IGNITE 2017: Microsoft announced a quantum computer programming language integrated with Visual Studio on the first day of the Ignite conference
Quantum computers may be a decade or more away from becoming a reality, but that didn’t stop Microsoft from announcing programming tools for them on Monday at its Ignite conference in Orlando, Florida.
The company, which said it has invested for 12 years in building a quantum computer, announced a programming language for computers based on quantum physics and said the language is to be integrated into its popular Visual Studio software development tools. It is to offer features such as debugging tools, Microsoft said.
Free language, simulators
The language, whose name wasn’t announced, is to be available for free by the end of this year, along with quantum computer simulators that uses can run on their own systems or on Microsoft’s Azure cloud platform.
While the bits current computers rely on can represent either a 1 or a 0 at any given time, quantum computers are based on quantum bits, or qubits, which can represent both a 1 and a 0 simultaneously.
Researchers believe this should mean an enormous advance in carrying out computing tasks, such that quantum computers could theoretically solve problems in minutes that might take millions of years on a conventional supercomputer.
Companies including IBM and Google have built and tested small assemblies of qubits, and IBM has made prototype quantum chips available via the cloud, along with a software development kit programmers can use to experiment with it. Startup Rigetti Computing also offers a set of quantum programming tools called Forest.
Microsoft has been pursuing a means of producing qubits based on the manipulation of subatomic particles called Majorana fermions, which it believes should reduce the instability inherent in the technology and make it less error-prone, but it hasn’t yet created a working quantum bit.
Key future area
In the meantime, the programming language strategy gives it a way of putting its foot in the door of what some industry observers see as a key future area of computing.
“Although wide scale quantum-based solutions won’t arrive for another decade, Microsoft is now showcasing its new tools that put a marker down on the next shift in computing and cloud services,” said CCS Insight vice president for enteprise research Nick McQuire in a research note. “Along with artificial intelligence, this is the next frontier of competition amongst the major cloud providers.”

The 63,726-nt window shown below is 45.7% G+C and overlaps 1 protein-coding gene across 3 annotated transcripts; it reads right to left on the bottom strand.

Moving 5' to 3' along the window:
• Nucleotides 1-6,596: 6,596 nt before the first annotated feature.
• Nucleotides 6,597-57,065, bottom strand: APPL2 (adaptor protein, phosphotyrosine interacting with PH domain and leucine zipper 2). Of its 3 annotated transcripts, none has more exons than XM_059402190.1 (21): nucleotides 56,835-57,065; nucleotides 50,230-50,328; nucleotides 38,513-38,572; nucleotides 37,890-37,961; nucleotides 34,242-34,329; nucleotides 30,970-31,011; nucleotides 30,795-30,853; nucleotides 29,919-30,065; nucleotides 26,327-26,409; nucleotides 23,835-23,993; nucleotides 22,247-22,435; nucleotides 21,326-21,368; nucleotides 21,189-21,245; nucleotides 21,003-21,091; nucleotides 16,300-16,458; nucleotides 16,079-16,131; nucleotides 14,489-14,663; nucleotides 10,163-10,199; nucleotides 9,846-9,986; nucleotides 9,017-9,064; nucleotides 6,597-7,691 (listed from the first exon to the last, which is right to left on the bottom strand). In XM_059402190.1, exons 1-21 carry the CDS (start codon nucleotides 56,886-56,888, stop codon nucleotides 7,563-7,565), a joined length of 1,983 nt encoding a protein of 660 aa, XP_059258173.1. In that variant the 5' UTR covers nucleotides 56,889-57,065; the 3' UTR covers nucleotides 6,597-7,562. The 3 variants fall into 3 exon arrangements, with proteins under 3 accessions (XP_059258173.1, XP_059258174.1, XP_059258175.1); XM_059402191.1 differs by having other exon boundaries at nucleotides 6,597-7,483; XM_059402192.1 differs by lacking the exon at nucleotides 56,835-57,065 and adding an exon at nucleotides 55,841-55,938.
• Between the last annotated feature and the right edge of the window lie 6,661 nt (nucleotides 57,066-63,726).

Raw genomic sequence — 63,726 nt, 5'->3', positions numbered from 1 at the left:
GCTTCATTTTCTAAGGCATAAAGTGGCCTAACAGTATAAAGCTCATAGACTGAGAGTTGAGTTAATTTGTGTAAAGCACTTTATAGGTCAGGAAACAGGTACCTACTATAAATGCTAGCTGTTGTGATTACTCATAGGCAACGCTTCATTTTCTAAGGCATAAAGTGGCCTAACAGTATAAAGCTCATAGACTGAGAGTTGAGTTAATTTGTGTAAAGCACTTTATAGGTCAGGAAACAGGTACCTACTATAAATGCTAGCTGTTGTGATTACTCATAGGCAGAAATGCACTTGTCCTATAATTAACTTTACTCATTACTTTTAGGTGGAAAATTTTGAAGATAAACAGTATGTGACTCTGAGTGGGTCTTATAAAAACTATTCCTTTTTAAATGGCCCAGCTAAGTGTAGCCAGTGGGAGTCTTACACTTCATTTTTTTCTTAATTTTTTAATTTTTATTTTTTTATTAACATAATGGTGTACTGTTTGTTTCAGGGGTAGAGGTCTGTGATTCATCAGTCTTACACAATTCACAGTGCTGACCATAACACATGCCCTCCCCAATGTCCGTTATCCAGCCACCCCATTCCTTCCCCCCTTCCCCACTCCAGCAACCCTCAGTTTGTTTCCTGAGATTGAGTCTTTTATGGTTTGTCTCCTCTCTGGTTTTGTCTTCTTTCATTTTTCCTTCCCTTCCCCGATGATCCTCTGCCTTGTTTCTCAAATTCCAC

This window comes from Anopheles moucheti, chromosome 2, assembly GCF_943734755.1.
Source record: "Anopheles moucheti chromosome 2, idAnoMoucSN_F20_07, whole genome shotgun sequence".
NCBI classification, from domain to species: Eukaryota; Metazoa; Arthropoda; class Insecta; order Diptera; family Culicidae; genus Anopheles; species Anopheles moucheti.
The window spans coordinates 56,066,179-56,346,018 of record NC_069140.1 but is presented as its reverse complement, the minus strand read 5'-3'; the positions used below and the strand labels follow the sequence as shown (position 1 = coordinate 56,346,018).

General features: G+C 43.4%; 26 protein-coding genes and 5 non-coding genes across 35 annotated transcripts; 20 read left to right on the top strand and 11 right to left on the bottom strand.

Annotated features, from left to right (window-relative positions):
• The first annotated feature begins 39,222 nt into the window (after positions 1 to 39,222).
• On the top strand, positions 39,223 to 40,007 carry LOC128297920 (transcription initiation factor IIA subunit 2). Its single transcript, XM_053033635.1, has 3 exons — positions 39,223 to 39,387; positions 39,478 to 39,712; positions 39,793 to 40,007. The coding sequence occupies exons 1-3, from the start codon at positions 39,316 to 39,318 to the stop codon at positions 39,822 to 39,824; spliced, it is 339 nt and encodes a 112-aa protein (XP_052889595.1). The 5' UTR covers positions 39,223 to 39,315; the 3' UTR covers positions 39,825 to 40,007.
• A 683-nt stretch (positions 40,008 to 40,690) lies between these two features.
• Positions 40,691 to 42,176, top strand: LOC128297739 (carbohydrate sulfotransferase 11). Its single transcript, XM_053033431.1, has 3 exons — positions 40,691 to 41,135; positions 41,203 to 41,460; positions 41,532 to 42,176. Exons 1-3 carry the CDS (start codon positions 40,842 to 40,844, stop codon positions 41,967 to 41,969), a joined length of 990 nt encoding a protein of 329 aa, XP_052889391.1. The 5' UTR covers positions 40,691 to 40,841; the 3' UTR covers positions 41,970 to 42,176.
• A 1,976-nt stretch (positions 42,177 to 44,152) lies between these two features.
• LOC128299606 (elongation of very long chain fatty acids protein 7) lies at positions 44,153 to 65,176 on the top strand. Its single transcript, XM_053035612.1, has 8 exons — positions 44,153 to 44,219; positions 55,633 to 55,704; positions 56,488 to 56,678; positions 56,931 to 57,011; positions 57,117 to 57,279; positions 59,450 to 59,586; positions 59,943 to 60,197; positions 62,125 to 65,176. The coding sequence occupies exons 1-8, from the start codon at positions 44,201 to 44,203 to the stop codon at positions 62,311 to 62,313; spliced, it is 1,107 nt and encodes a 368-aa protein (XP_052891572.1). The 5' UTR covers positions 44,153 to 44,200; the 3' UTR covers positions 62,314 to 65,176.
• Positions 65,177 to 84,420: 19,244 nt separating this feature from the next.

Microsoft is pitching quantum computing as part of its successful cloud strategy, which it said it sees as a critical area for the company’s future, along with artificial intelligence (AI) and mixed reality. At Ignite, chief executive Satya Nadella said he sees quantum computing being made available via cloud platforms such as Azure to help achieve breakthroughs in areas such as climate change and medicine.
AI and mixed reality
The company also announced AI features for its Dynamics 365 business suite, including virtual assistants that can help reduce support costs and tools to evaluate the sentiment of customer communications in order to measure the health of the relationship.
The company demonstrated mixed reality approaches including integrating the HoloLens headset with Microsoft 365, Teams and Dynamics applications, indicating ways it could be used to improve collaboration.
Microsoft also announced SQL Server 2017 is to be generally available as of 2 October for Linux, Docker and Windows, with features including a graph engine and automatic tuning.
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